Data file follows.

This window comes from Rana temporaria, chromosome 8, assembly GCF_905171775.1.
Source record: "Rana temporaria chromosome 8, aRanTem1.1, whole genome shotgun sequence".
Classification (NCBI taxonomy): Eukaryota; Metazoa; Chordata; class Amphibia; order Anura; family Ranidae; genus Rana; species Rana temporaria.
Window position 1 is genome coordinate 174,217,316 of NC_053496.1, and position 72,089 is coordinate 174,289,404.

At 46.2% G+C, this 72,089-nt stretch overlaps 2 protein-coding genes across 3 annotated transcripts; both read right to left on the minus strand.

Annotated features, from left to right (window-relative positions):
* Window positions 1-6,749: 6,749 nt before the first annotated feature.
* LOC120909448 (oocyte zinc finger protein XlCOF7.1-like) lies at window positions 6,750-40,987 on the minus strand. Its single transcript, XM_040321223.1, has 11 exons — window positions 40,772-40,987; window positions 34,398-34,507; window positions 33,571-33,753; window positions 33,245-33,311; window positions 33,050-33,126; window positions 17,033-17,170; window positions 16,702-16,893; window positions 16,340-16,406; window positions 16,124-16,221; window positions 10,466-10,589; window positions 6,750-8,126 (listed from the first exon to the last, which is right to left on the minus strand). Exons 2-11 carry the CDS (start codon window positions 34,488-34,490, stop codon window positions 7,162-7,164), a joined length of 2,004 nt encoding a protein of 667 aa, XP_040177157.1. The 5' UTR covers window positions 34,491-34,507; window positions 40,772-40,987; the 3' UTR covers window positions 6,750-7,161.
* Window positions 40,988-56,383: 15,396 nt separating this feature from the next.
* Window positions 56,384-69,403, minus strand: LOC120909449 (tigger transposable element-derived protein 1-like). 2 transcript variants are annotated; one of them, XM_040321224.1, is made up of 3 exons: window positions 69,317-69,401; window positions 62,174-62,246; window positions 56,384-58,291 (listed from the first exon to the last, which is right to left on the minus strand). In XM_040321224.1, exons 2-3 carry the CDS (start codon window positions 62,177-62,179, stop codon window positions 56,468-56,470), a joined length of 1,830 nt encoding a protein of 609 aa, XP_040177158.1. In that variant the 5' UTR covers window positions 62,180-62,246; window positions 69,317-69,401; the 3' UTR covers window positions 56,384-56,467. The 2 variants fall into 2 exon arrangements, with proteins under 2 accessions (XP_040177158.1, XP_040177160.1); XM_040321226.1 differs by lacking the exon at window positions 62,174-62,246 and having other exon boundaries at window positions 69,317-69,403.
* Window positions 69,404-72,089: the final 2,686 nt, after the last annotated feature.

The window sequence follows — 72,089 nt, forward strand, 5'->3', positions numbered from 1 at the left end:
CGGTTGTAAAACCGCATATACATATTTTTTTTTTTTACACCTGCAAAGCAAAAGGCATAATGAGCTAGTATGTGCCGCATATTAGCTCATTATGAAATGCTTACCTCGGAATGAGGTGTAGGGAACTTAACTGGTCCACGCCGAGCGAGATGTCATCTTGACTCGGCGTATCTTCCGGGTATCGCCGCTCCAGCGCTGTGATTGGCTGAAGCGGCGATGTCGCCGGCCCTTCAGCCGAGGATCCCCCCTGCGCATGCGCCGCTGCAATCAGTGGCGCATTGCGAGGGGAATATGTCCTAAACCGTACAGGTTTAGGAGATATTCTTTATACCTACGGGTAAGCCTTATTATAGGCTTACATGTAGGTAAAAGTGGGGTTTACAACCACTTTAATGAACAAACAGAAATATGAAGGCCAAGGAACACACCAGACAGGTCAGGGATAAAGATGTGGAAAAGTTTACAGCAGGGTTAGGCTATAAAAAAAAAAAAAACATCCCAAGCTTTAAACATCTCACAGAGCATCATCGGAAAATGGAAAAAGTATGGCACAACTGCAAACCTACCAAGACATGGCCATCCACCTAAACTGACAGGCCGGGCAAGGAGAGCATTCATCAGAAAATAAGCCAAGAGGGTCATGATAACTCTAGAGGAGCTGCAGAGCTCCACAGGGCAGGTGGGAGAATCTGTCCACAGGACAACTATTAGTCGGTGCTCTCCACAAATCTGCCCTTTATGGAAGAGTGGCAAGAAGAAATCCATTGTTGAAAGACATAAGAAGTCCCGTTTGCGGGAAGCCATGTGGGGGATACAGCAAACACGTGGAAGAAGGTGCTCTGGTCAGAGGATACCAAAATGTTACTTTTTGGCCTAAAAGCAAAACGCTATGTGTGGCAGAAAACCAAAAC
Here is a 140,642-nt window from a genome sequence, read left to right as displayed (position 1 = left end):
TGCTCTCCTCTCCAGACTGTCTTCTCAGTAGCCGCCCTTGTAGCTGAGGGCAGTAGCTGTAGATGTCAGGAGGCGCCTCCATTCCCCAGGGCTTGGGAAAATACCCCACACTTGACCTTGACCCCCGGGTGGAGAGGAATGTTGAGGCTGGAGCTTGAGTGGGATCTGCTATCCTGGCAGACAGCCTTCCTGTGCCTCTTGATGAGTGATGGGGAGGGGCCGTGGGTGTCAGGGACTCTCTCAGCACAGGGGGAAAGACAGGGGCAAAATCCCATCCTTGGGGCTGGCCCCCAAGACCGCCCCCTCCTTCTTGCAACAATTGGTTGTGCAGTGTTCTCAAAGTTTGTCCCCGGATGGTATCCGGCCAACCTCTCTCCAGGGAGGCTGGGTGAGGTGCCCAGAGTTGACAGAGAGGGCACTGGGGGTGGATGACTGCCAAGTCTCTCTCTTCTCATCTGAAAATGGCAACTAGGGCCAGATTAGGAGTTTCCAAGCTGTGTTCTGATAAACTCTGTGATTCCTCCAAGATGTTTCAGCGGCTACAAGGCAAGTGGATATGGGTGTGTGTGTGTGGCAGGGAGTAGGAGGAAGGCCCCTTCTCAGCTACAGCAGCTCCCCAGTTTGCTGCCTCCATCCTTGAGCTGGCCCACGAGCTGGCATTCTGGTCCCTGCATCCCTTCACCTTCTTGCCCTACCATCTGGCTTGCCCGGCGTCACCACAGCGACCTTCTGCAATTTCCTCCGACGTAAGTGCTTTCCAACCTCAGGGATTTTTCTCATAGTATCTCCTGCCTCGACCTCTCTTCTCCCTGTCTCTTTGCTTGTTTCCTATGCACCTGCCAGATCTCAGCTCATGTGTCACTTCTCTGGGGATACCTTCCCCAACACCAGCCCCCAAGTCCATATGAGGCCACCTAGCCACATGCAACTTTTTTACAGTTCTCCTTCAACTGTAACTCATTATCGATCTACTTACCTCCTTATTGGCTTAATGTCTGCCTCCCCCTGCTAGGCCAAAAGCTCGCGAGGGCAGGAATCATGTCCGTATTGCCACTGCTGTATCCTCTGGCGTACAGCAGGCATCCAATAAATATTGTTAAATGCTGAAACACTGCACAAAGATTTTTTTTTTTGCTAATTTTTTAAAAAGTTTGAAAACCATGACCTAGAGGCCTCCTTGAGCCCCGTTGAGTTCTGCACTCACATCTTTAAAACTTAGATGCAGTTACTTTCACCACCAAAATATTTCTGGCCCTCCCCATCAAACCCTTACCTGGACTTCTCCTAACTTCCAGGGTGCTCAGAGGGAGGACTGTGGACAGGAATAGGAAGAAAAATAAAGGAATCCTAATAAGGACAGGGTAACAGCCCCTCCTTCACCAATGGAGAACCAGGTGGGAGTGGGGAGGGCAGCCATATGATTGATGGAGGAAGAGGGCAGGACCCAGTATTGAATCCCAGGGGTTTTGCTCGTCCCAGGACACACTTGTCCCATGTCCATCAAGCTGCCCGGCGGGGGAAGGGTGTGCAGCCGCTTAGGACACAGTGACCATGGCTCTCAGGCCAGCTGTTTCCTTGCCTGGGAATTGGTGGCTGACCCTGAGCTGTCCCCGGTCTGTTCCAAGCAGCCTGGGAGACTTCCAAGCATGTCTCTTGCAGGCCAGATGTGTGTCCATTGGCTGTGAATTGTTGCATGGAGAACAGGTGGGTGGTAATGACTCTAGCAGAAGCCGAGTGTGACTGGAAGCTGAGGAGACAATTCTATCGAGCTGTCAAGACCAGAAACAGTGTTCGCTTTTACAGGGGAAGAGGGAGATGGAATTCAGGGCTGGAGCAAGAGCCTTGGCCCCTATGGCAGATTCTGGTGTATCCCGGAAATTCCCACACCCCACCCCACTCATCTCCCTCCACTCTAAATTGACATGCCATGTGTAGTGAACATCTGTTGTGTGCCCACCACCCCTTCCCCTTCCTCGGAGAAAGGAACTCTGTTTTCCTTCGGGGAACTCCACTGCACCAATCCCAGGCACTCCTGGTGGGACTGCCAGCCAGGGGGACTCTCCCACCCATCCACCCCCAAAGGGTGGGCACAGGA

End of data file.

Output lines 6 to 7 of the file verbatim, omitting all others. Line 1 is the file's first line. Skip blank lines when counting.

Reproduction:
Annotated features, from left to right (window-relative positions):
* Window positions 1-6,749: 6,749 nt before the first annotated feature.